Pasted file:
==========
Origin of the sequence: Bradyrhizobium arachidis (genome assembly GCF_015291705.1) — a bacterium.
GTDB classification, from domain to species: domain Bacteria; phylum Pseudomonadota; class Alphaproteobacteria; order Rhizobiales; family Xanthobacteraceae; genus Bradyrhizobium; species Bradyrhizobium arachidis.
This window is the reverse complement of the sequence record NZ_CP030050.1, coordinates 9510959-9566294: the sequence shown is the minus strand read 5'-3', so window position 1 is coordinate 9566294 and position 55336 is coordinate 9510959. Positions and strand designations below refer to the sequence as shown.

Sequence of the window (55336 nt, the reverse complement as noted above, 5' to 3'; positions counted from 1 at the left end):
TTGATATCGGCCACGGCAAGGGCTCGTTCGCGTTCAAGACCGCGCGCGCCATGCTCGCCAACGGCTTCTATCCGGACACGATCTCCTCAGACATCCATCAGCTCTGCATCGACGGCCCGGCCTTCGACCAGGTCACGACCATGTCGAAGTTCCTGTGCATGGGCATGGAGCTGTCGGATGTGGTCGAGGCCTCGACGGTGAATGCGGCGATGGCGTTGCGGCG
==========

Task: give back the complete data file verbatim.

Origin of the sequence: Bradyrhizobium arachidis (genome assembly GCF_015291705.1) — a bacterium.
GTDB classification, from domain to species: domain Bacteria; phylum Pseudomonadota; class Alphaproteobacteria; order Rhizobiales; family Xanthobacteraceae; genus Bradyrhizobium; species Bradyrhizobium arachidis.
This window is the reverse complement of the sequence record NZ_CP030050.1, coordinates 9510959-9566294: the sequence shown is the minus strand read 5'-3', so window position 1 is coordinate 9566294 and position 55336 is coordinate 9510959. Positions and strand designations below refer to the sequence as shown.

Sequence of the window (55336 nt, the reverse complement as noted above, 5' to 3'; positions counted from 1 at the left end):
TTGATATCGGCCACGGCAAGGGCTCGTTCGCGTTCAAGACCGCGCGCGCCATGCTCGCCAACGGCTTCTATCCGGACACGATCTCCTCAGACATCCATCAGCTCTGCATCGACGGCCCGGCCTTCGACCAGGTCACGACCATGTCGAAGTTCCTGTGCATGGGCATGGAGCTGTCGGATGTGGTCGAGGCCTCGACGGTGAATGCGGCGATGGCGTTGCGGCG